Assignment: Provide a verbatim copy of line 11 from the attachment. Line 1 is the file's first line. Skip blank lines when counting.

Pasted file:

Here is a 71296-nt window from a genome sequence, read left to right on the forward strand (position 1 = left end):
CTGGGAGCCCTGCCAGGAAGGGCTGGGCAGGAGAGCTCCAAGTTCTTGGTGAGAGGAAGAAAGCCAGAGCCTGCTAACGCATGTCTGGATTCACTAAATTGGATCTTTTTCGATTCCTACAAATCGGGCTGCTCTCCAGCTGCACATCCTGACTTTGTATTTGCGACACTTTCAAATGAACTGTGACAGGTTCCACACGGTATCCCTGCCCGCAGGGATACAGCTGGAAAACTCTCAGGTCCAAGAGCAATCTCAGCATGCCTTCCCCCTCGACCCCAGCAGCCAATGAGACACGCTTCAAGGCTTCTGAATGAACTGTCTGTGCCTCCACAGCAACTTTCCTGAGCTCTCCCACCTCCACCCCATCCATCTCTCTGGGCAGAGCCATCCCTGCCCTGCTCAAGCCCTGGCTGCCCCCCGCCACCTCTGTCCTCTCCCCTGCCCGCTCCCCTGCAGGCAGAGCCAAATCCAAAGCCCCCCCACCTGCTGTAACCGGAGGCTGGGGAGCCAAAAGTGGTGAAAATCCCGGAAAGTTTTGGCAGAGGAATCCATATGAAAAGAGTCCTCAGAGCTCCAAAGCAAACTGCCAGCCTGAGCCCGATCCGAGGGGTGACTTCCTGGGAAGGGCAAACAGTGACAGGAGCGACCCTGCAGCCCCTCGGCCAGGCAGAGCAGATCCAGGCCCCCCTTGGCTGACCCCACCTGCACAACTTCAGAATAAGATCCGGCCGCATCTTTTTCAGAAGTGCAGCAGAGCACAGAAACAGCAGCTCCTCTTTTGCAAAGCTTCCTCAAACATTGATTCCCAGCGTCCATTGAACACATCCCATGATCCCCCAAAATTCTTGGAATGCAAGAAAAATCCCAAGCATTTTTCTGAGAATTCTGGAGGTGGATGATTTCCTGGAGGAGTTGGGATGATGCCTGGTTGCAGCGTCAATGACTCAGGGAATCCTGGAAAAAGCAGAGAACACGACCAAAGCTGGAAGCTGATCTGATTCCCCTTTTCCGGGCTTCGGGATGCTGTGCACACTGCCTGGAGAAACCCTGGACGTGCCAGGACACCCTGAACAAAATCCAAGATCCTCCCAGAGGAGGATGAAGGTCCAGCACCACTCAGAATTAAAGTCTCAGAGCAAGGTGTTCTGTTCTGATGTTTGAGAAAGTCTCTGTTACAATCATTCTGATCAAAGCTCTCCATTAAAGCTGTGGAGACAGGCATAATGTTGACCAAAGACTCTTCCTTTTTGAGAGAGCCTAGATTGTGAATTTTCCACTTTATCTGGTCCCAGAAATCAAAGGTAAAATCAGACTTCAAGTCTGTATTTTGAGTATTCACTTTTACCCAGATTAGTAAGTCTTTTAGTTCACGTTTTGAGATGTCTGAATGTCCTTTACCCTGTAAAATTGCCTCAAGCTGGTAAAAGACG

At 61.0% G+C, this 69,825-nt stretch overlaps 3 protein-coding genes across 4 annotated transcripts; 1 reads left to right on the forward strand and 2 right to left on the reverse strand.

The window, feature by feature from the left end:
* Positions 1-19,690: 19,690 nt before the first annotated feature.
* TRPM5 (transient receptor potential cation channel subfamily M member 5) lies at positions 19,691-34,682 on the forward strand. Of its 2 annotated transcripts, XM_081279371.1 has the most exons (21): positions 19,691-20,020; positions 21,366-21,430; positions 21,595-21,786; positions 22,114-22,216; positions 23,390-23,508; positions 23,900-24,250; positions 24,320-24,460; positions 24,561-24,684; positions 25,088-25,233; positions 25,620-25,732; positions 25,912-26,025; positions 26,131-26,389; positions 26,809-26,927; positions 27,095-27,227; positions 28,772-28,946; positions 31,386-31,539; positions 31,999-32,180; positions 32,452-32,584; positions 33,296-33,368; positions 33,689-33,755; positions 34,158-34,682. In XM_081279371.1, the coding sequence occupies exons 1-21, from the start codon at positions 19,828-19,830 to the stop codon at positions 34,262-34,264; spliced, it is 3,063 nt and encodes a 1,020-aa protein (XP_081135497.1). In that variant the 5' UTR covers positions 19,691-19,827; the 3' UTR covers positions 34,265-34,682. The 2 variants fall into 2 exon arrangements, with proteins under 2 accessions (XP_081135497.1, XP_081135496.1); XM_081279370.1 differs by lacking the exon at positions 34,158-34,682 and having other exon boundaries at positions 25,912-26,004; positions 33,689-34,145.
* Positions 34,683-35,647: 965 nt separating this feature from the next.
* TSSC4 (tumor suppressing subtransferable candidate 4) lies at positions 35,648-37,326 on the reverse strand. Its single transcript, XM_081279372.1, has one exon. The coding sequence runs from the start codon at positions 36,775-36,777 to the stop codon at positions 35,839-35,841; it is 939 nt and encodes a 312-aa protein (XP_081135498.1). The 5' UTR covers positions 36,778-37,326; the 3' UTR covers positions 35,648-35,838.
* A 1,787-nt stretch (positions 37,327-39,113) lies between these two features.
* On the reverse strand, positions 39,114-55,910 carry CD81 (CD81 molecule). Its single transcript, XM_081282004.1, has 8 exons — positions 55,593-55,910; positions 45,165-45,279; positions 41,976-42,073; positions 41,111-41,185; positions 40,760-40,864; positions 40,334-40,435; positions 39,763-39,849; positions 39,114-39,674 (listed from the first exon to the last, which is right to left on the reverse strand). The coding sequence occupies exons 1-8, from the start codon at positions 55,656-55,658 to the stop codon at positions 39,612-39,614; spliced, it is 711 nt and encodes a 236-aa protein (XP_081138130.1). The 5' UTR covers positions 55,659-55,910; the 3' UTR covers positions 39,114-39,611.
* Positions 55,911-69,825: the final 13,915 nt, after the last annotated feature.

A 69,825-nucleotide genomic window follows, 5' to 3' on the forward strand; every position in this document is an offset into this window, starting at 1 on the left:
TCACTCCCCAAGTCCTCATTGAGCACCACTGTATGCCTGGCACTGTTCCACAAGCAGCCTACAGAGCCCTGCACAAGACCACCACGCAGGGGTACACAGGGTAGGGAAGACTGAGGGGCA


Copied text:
* Positions 55,911-69,825: the final 13,915 nt, after the last annotated feature.